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The Quadroons


Photo courtesy of Cane River by Lalita Tademy

Lives and Times of the Quadroons

Excerpts by

Eleanor Early


One of the oldest buildings in New Orleans bears the strange name Madame John's Legacy for a fictitious woman of color. Ironically, that is the only name to survive from a unique group of free women of color who became mistresses of French men.

Madame John, according to a story written by George Washington Cable in the 1860s, was a quadroon, a light-skinned mistress of a French-Creole man, Monsieur Jean. Upon his death she inherited his estate, as he had never married a woman of his race. In the story Madame John (jean) is persuaded to sell the property, but the bank where she invests the money goes under and she is left destitute to raise her daughter.



Excerpts by..... Eleanor Early

The most beautiful woman I ever saw was the colored wife of a Negro diplomat from Haiti, a pale girl with skin like gardenias. I met her at a reception at the President's Palace in Port-au-Prince. Her eyes were the color of Haitian bluebells, which is the shade of delphinium which is a cross between clear blue and purple.

Her mouth was a pomegranate cut in halves, and the wings of her blue-black hair were the wings of a Congo thrush. her maiden names was Dumas, and she was descended from the great Dumas, père and fils. The first Dumas was the son of a French marquis and a colored woman from Santo Domingo. Some of Dumas'sdescendants are white and some are black.







Feast of all saints

A video about the Louisiana Octoroons





A Duke of Saxe-Weimar-Eisenbach

. . . was most favorably impressed by the Quadroons. He visited New Orleans in 1825 and attended a Quadroon Ball where he danced with the girls, and met their mothers.

The duke, who was a brother-in-law of William IV (the uncle of Queen Victoria) said the Quadroons were "the most beautiful women in the world." if Victoria heard that, she probably washed her hands of the duke. . . .



For several generations, 1790 to 1865, it was not unusual for a young white Creole man to take a free woman of color as his mistress, set her up in her own house and have several children with her before he reached his mid to late twenties and married a French woman to raise his legitimate family.

This was different from plantation life throughout the South where it was well known that some white masters consorted with their female slaves. Those relationships were not openly recognized, and children born of such liaisons were considered black and slaves, taking their status from their mothers.

In New Orleans placage, the local term for open miscegenation, did not involve slave women but rather free black women who had a limited degree of choice as to whether they were to become a mistress and whose mistress they would be.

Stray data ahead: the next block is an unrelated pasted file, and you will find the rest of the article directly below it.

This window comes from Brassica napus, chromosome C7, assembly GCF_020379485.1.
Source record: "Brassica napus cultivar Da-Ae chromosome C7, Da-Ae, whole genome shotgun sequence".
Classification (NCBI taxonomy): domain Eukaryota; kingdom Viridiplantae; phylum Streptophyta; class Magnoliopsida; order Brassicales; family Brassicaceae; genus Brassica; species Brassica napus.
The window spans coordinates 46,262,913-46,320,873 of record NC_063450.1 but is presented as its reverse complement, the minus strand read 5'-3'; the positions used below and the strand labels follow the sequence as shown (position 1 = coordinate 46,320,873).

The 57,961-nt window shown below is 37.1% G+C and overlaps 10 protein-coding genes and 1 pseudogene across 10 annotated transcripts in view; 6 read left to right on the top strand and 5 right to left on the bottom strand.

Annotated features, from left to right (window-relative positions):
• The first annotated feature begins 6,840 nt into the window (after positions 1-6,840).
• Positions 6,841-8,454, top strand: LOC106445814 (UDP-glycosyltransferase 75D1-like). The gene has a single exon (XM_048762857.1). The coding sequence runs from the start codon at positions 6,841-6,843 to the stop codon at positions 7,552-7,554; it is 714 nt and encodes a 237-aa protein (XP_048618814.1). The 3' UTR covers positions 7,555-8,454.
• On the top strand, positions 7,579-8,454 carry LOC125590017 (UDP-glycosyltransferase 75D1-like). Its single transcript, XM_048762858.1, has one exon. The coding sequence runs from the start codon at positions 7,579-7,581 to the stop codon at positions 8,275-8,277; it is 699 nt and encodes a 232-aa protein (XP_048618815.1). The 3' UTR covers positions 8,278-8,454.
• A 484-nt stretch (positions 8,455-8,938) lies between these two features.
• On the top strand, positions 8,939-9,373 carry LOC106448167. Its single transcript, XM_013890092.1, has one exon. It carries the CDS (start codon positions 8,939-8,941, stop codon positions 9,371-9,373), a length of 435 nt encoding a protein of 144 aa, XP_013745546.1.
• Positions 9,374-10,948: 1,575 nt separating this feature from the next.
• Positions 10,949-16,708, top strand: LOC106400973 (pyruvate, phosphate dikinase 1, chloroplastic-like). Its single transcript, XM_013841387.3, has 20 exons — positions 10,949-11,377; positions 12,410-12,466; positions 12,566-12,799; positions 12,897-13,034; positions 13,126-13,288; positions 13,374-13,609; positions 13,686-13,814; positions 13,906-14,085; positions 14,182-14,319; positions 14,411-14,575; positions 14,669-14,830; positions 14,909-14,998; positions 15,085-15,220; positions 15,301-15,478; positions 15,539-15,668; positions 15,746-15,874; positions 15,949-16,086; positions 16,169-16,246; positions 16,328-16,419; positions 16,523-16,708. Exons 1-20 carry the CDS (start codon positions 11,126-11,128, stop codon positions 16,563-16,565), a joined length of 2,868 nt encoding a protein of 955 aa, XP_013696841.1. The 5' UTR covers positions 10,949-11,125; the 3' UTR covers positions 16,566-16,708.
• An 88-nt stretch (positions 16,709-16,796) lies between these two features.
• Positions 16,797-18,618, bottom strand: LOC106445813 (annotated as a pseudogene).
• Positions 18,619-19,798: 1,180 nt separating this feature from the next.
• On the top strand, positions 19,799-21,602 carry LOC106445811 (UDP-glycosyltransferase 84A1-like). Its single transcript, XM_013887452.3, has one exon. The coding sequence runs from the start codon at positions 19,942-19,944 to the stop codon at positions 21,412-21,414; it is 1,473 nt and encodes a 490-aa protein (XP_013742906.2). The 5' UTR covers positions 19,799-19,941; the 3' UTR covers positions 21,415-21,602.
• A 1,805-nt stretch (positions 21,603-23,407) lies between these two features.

Madame John's Legacy

The relationship was often a long-lasting one, sometimes continuing long after the man married. Children born in placage generally took their white father's last name, were supported by him, and even in some cases indirectly inherited large sums upon his death.

Daughters were often raised to become mistresses of the next generation of white Creole men, while sons were sometimes sent to Paris to be educated, as there were few schools for such children in New Orleans.


Unfortunately no exact history of this placage system exists. It is not know how many such liaisons took place, how many men supported their families of color, nor how many men like Monsieur Jean never married. Quadroons were known to be loyal to their white lovers.

If a man deserted his family of color, the quadroon often had to work to support herself and her children . Professions such as hairdresser, seamstress, and shopkeeper were often practiced by such women; other times they opened their homes as guesthouses. Later on American men and planters from upriver also kept quadroon mistresses in New Orleans.

The origin of the placage system is uncertain. The custom may have been imported early on by French and Spanish settlers from Santo Domingo and the West Indies where it was practised widely.

Another factor would have been the scarcity of marriageable white women for the Creole men, and conversely of available free men of color for free black women to marry. This imbalance lasted up to the Civil War. The majority of free blacks were apparently women; a census of the city in the late 1700s married women of color numbered fifteen hundred.


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